Planning Your Joys

Contributed by: The Very Rev. Dr. Caroline Carson

Did you know that May is Mental Health Awareness month?

We have all probably heard, often, and have been encouraged mightily that we should take care of ourselves. It’s obvious. Data almost anywhere you look shows us that time off and vacations help increase overall health, both mentally and physically. This when we also know that one in five Americans struggle with mental health of some sort. Longer hours and not taking enough time off / away can make us feel like we’re really never away from work. That is cited as being detrimental to health in general because it makes it more difficult to mentally detach from work. I’ve heard colleagues (and myself) say “I need a vacation from my vacation” and “I need a day or two to be able to actually begin to relax and by then, my time’s up.” Sometimes, the days off are filled with errands.

According to Sorbet, a company that helps businesses manage Personal Time Off (PTO), “even Americans who get PTO aren’t really using it.

An average of 55% of PTO went unused in 2022, compared to just 28% in 2019 before the pandemic began. Men, in general, tend to take about 10% more of their allotted PTO days, compared to women….” And “Compared to high-income workers, lower-income workers with allotted PTO take 52% less. In terms of age, workers aged 55 and older use 51% more of their allotted PTO than workers in the 21 to 34 age group. The younger workers also have fewer PTO days.”

My Mental Health: Do I Need Help? (National Institute of Mental Health)

Mental Health Care Matters! (National Alliance on Mental Illness)

Many times we might hear all this and say “yes, but…” and we know what needs to be done before we can take any break. But, we are encouraged to take our time off and so we set boundaries. Often, personally, I play the give & take game, shifting that day off I worked through and tacking it onto a future break. For me, that has worked VERY well and allowed me to explore, travel, and rest when needed without getting bored. I’m fortunate that I can and do plan for that, but it’s different for everyone. Sometimes we look at others’ protective boundaries and might think “wow, harsh”, but I’ve always believed that selfcare is NOT a one-size-fits-all deal. We need to do what we feel called to do regarding our own mental health settings and no one can tell us how we “should” do it. Time off does not always take the shape of a vacation. Time off does not always mean resting. Time off looks completely different if you have a family, are bi-vocational, are single, have debt, have health concerns, are an introvert, are an extrovert, love/hate conferences, are an over-achiever, have pets, are in school, don’t enjoy travel, or have an emergency arise, etc. We can plan and take our days off and may still not end up refreshed or fulfilled. So, I began a few years ago, not only planning my time off and occasional actual vacations, but planning my joys.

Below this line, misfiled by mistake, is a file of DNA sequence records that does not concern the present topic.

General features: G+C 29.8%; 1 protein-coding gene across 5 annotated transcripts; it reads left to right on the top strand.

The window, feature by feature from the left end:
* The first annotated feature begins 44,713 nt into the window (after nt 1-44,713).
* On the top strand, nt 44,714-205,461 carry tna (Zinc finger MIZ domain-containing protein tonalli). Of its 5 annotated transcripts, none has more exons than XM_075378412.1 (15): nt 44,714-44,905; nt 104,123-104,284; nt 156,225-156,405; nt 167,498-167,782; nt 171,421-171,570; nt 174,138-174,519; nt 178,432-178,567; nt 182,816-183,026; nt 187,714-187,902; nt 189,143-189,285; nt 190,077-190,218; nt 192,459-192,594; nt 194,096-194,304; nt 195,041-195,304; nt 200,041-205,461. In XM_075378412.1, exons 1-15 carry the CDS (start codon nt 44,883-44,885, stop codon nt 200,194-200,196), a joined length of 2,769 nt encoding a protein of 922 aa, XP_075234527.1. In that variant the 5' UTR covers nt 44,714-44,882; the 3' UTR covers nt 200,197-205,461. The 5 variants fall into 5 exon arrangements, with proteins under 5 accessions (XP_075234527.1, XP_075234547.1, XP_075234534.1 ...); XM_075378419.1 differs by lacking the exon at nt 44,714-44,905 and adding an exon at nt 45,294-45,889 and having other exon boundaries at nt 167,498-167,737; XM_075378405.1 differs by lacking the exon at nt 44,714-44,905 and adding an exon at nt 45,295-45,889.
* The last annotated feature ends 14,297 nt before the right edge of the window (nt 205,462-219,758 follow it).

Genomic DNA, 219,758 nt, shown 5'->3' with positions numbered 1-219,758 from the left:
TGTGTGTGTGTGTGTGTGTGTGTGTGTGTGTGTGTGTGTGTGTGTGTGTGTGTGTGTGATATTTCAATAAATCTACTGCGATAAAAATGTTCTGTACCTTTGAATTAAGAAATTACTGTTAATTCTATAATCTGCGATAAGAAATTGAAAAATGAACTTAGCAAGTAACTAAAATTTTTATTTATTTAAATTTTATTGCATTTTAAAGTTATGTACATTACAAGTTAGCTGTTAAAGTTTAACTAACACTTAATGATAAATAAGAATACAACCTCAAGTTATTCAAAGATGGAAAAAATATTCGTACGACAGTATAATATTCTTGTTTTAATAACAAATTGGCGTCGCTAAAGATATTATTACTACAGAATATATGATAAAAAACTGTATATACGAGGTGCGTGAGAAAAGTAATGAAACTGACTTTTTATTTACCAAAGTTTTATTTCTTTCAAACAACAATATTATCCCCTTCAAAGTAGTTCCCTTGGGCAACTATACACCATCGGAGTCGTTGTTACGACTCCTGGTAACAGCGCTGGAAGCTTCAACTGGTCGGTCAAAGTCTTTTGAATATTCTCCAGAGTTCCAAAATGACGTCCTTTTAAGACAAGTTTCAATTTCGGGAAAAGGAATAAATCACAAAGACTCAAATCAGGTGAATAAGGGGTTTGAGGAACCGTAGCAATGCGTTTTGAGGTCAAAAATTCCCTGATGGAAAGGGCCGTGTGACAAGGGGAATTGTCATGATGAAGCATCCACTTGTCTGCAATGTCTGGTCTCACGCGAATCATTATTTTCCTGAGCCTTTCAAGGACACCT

MY joys! I’ve spoken about this to several of you and seen many of us do it.

What does that look like? Completely different for each person!

For me, the joys might look like photography, a lunch with colleagues, taking a bike ride, finely chopping rosemary, praying with an icon, watching “B horror” movies, an office bag of Doritos, taking a 15-minute “field trip” around our grounds, or perfecting the fine art of porch-sitting on my rocking chair while watching the yard bunnies chomp on weeds! I’ve even run from the church to the rectory, throw my stuff on the dining table, and dive into a 45 “nap” (asleep or not, but lying down) between work things.

Whatever it is for you, this post is simply a reminder to plan your joy—to encourage you to do it, and then even to infuse your work days with it.

Take your time off and make that time off, friends, but also plan your joy. Maybe it’ll all even out 😊